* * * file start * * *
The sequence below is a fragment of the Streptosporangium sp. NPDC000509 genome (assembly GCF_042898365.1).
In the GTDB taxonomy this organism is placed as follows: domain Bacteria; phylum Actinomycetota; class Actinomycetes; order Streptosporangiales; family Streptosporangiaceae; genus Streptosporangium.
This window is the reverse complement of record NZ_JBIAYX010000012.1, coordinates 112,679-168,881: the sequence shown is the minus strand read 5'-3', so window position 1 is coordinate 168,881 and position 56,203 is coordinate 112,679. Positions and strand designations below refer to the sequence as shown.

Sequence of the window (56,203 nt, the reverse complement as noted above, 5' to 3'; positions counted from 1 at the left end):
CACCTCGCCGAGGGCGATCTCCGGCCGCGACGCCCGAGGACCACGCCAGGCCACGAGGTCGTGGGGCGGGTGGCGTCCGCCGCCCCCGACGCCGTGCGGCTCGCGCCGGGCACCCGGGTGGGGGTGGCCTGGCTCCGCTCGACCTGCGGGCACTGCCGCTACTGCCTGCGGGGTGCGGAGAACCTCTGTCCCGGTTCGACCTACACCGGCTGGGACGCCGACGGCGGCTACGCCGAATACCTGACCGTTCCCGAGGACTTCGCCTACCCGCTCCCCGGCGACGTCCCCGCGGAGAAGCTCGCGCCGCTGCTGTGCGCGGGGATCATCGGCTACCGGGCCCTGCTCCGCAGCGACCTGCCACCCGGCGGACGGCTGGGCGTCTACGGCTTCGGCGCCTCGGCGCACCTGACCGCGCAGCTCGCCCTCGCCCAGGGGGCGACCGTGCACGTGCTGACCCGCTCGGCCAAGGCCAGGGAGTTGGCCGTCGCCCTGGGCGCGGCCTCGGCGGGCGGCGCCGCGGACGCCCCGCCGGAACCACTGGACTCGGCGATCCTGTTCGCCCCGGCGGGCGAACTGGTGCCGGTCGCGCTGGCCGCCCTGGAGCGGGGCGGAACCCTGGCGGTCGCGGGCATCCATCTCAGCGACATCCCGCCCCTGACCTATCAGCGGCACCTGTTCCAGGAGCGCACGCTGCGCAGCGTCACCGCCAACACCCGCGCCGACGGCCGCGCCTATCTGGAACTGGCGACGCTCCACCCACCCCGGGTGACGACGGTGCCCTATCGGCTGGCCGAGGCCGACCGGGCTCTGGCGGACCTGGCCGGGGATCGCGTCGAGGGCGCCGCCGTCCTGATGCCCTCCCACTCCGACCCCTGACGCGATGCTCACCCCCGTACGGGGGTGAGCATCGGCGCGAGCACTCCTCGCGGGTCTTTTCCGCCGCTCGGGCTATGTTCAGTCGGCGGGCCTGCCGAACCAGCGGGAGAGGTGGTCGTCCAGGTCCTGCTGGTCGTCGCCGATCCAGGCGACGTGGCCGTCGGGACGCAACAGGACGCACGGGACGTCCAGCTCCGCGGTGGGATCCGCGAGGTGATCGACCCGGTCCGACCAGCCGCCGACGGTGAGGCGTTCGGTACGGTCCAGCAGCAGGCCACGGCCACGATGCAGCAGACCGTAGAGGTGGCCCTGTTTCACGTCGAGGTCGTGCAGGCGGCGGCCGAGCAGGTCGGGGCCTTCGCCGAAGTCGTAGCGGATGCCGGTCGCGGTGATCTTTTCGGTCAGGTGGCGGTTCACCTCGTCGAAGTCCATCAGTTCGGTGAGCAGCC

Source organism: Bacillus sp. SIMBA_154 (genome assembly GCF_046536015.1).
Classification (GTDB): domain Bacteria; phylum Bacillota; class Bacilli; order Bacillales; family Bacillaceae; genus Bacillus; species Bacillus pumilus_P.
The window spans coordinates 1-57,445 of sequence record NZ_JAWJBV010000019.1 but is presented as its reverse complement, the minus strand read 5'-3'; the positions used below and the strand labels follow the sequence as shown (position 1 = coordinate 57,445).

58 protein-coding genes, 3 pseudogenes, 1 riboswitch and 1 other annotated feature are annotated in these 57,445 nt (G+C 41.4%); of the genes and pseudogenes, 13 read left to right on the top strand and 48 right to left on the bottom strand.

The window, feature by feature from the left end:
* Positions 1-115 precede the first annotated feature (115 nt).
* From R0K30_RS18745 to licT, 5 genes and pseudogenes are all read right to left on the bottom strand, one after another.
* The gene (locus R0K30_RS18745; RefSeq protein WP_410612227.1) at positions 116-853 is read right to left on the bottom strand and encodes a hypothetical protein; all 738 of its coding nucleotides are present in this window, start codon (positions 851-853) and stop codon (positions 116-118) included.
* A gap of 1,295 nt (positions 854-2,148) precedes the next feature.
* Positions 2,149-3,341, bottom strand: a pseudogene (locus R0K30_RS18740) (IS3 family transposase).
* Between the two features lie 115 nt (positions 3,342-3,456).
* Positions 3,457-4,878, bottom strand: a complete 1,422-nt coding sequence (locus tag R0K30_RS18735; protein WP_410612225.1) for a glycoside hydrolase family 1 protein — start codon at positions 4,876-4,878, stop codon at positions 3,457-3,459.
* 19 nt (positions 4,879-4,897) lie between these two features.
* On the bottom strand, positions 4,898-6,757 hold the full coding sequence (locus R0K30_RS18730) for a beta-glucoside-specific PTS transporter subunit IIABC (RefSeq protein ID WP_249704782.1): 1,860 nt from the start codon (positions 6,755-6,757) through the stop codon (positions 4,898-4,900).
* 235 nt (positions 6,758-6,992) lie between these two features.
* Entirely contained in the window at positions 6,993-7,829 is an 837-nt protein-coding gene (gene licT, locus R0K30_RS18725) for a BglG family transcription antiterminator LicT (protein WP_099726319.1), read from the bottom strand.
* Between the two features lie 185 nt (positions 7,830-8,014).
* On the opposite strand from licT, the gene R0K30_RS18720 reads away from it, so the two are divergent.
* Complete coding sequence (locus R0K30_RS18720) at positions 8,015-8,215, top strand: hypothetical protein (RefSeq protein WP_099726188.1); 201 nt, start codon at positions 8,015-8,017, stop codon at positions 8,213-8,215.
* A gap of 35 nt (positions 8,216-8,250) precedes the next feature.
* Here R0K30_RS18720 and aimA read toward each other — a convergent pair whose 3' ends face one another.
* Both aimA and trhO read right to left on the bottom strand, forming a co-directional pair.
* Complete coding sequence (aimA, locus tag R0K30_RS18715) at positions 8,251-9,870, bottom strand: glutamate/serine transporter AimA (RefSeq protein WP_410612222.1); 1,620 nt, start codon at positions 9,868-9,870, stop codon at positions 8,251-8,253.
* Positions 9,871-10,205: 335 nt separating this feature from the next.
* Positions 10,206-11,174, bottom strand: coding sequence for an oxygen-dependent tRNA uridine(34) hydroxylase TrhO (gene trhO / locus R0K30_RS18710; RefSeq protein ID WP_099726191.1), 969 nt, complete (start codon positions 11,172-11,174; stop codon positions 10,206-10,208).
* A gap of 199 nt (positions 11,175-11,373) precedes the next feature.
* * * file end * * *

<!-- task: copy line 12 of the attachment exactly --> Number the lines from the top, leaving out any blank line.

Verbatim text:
* From R0K30_RS18745 to licT, 5 genes and pseudogenes are all read right to left on the bottom strand, one after another.